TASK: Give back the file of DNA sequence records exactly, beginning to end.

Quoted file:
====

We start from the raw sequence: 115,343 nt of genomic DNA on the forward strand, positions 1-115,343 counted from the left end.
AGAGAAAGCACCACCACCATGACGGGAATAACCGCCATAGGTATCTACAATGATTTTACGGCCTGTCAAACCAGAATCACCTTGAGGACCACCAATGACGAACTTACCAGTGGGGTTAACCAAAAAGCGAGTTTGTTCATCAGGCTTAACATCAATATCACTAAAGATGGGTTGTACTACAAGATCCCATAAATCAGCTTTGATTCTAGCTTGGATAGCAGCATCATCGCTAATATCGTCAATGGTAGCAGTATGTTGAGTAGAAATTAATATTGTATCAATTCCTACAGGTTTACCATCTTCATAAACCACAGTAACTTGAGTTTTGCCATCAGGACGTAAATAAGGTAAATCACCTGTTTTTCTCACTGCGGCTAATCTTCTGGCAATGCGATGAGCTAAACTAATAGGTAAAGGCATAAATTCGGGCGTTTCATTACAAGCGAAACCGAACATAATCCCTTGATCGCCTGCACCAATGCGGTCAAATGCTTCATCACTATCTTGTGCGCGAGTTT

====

We start from the raw sequence: 115,343 nt of genomic DNA on the forward strand, positions 1-115,343 counted from the left end.
AGAGAAAGCACCACCACCATGACGGGAATAACCGCCATAGGTATCTACAATGATTTTACGGCCTGTCAAACCAGAATCACCTTGAGGACCACCAATGACGAACTTACCAGTGGGGTTAACCAAAAAGCGAGTTTGTTCATCAGGCTTAACATCAATATCACTAAAGATGGGTTGTACTACAAGATCCCATAAATCAGCTTTGATTCTAGCTTGGATAGCAGCATCATCGCTAATATCGTCAATGGTAGCAGTATGTTGAGTAGAAATTAATATTGTATCAATTCCTACAGGTTTACCATCTTCATAAACCACAGTAACTTGAGTTTTGCCATCAGGACGTAAATAAGGTAAATCACCTGTTTTTCTCACTGCGGCTAATCTTCTGGCAATGCGATGAGCTAAACTAATAGGTAAAGGCATAAATTCGGGCGTTTCATTACAAGCGAAACCGAACATAATCCCTTGATCGCCTGCACCAATGCGGTCAAATGCTTCATCACTATCTTGTGCGCGAGTTT